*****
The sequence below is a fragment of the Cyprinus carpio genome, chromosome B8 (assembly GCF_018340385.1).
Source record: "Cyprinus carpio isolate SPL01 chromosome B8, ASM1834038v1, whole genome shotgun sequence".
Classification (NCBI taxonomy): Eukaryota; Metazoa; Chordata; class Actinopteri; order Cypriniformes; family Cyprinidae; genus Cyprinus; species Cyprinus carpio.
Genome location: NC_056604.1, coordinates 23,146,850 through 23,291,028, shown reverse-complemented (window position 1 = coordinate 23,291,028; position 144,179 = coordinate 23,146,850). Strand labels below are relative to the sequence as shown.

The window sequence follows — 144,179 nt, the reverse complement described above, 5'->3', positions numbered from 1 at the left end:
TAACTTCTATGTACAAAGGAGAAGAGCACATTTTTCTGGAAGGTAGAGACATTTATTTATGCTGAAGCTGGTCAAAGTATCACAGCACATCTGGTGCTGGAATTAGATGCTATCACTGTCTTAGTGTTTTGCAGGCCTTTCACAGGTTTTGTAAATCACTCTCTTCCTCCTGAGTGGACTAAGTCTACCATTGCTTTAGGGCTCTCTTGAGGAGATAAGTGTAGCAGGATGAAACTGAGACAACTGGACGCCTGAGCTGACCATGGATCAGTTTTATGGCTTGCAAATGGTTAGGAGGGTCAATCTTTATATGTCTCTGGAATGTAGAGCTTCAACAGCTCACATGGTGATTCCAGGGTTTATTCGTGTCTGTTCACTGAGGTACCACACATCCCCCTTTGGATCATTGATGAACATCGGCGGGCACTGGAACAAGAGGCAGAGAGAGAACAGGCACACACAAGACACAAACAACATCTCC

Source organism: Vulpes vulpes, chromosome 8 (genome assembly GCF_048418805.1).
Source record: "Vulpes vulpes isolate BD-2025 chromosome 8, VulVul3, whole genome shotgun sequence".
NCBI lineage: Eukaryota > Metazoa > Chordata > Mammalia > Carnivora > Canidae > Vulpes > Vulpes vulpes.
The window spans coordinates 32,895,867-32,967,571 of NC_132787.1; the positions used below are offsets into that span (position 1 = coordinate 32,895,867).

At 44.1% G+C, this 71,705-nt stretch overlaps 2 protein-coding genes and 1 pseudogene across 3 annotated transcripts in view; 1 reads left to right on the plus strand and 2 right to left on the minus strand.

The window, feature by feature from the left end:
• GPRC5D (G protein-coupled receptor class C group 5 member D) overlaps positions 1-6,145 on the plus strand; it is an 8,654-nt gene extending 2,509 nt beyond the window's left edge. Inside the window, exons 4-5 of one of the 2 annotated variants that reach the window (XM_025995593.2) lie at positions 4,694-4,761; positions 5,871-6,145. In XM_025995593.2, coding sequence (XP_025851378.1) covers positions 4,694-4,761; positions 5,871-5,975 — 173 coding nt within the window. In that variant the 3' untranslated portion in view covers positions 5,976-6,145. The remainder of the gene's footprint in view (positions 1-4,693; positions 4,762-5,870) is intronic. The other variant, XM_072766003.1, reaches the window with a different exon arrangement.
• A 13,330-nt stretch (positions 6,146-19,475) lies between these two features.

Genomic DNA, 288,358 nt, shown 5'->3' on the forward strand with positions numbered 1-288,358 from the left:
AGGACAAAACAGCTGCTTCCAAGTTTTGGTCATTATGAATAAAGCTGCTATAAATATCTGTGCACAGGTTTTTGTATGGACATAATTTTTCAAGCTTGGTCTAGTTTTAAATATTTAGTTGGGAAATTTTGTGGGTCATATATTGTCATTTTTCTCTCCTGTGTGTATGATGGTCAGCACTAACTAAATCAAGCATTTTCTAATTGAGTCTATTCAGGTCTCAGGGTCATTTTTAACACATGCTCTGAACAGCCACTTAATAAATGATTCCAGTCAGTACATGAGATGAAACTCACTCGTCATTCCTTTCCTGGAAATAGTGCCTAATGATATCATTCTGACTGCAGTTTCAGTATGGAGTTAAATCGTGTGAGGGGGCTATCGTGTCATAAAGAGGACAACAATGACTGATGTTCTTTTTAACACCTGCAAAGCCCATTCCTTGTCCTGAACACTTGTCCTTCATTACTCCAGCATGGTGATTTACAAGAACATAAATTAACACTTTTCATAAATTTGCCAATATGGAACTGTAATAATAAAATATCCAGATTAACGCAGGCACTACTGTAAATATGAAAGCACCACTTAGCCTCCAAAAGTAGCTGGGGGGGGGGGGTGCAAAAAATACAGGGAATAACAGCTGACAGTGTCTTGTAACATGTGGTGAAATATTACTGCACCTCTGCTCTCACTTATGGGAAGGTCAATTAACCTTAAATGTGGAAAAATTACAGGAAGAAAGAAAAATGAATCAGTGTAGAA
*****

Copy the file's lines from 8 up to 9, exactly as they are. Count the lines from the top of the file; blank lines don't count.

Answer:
Source record: "Vulpes vulpes isolate BD-2025 chromosome 8, VulVul3, whole genome shotgun sequence".
NCBI lineage: Eukaryota > Metazoa > Chordata > Mammalia > Carnivora > Canidae > Vulpes > Vulpes vulpes.